Shortly after he took over the Reader's Digest Association in 1984,
George Grune unlocked the company's boardroom and announced that the room was now open to the employees.
It was a symbolic act, indicating that under Grune's leadership, Reader's Digest was going to be different.
True to his word, Grune has shaken up the culture here.
To get an idea of the culture we're talking about, consider the boardroom Grune opened up.
It has artworks that any museum in the world would want to collect, paintings by many world-famous artists like Monet and Picasso.
Its headquarters houses some 3,000 works of art.
The main building is topped with a Georgian Tower with four sculptures of the mythical winged horse, the magazine's corporate logo.
It sits on 127 acres of well-trimmed lawns.
The editor's office used to be occupied by founder Dewitt Wallace,
who, along with his wife, Lila Acheson Wallace, launched Reader's Digest in 1922 with condensed articles from other publications.
It has become the world's most widely read magazine, selling 28 million copies each month in 17 languages and 41 different editions.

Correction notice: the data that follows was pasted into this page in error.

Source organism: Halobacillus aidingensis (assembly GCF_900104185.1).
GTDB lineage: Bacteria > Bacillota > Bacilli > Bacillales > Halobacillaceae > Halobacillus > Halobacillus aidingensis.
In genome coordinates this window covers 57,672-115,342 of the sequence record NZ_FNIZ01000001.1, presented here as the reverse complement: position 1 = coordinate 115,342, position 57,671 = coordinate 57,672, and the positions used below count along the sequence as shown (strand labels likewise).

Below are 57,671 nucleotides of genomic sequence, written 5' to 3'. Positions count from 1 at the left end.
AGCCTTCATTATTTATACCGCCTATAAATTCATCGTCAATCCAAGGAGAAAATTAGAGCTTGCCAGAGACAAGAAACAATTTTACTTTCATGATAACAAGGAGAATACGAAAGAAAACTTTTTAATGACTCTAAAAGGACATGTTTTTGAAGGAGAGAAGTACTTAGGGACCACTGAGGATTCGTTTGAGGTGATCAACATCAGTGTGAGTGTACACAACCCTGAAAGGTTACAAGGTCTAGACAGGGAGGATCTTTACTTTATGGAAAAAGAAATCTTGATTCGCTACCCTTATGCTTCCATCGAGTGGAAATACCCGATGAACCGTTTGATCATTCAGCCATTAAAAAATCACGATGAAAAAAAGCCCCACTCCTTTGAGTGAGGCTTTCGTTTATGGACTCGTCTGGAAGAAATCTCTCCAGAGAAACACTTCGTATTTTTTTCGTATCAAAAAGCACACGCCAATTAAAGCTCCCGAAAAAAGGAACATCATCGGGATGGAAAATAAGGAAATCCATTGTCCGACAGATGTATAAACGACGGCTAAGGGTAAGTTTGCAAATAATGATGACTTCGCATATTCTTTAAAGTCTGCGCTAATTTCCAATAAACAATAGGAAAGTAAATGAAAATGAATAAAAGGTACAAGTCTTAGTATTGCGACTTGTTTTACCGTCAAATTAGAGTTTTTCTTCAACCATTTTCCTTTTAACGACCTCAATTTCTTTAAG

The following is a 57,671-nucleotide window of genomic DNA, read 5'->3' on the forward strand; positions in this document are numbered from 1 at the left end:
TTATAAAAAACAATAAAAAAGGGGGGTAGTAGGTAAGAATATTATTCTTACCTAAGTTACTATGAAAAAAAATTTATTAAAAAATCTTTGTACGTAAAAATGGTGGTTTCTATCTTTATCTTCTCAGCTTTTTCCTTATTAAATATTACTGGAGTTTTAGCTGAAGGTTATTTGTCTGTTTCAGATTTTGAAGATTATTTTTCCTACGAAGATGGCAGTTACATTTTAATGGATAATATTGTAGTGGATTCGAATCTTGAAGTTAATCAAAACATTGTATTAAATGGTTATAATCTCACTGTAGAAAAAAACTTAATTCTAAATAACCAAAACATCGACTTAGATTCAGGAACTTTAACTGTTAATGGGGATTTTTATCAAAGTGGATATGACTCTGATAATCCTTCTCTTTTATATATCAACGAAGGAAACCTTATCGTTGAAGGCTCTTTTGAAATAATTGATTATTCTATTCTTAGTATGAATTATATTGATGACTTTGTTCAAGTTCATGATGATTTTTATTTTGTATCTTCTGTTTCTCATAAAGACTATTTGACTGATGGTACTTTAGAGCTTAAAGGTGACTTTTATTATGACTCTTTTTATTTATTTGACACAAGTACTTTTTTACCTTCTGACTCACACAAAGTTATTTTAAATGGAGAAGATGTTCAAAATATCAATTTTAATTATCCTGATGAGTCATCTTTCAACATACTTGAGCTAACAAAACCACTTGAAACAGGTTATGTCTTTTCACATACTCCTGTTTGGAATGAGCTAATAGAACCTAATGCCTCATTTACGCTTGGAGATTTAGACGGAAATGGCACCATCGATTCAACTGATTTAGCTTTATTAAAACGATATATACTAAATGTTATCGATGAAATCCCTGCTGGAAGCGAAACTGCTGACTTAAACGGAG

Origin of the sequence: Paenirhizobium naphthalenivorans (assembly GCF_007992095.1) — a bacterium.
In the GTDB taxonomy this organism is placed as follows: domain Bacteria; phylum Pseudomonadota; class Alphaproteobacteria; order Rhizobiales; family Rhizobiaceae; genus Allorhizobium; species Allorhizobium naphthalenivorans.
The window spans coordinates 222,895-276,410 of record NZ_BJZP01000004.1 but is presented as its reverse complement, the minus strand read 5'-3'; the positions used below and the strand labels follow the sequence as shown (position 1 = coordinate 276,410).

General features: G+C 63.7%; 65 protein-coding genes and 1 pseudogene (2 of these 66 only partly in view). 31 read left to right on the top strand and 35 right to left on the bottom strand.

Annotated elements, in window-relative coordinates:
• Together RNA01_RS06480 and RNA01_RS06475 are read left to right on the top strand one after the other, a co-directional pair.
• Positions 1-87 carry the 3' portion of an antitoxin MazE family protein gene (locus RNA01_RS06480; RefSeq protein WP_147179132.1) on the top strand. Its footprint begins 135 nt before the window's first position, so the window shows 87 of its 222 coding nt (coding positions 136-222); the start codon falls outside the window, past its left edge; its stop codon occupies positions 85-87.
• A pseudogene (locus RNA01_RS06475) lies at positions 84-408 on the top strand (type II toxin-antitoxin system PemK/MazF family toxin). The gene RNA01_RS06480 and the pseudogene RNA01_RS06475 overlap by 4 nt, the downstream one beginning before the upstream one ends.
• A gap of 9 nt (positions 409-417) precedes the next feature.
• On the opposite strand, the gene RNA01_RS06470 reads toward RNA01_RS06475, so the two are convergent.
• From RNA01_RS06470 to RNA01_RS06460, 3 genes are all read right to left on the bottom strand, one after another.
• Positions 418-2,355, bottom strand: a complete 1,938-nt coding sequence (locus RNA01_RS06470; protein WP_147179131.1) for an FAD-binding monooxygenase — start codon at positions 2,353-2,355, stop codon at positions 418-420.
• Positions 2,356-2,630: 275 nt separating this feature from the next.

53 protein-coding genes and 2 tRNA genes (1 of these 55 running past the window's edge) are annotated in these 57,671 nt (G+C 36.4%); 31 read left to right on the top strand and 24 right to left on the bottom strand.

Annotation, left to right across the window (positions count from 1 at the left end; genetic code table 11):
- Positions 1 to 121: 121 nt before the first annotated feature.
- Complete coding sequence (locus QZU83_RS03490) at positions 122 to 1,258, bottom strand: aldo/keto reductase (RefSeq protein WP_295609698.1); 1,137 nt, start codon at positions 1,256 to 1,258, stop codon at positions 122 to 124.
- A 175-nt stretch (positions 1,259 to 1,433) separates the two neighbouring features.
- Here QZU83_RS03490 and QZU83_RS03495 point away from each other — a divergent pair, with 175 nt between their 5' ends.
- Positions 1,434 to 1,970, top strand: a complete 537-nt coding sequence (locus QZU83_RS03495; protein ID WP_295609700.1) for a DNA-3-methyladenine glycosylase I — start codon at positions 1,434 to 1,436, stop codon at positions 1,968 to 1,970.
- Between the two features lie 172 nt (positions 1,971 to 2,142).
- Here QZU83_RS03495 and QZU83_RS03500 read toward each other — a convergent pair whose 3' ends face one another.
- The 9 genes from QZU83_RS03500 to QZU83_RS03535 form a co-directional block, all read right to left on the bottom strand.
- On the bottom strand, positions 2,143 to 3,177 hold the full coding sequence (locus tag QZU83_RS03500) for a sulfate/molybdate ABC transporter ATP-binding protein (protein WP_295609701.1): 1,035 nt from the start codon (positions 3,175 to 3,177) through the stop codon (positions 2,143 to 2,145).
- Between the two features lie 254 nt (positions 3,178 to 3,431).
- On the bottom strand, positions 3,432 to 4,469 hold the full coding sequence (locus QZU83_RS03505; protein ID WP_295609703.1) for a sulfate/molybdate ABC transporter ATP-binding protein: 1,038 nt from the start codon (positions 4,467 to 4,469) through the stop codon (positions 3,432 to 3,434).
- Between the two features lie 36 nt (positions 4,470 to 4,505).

The Wallaces, both children of church ministers, had a clearly defined formula for their "little magazine" as Reader's Digest was originally subtitled.
Articles were to be short, readable and uplifting. Subjects were picked to inspire or entertain.
The Wallaces didn't accept advertising in the US edition until 1955 and even then they didn't allow any ads for cigarettes, liquor or drugs.
The Wallaces also had a clear sense of the kind of workplace they wanted.
It started as a mom-and-pop operation, and the childless Wallaces always considered employees to be part of their family.
Employees still tell stories of how the Wallaces would take care of their employees who had met with misfortunes and they showered their employees with unusual benefits,
like a turkey at Thanksgiving and Fridays off in May. This cozy workplace no longer exists here.
The Wallaces both died in their nineties in the early 1980s.
George Grune, a former ad salesman who joined Reader's Digest in 1960 has his eye focused on the bottom line.
In a few short years, he turned the magazine on his head.
He laid off several hundred workers.
Especially hard hit were the blue- and pink-collar departments, such as subscription fulfillment.
Questions 22 to 25 are based on the recording you have just heard.
22. What did George Grune do in 1984?
23. How did the Wallaces define the formula for Reader's Digest?
24. What do we learn about the founder of Reader's Digest Dewitt Wallace?
25. What change took place in Reader's Digest after the Wallaces' death?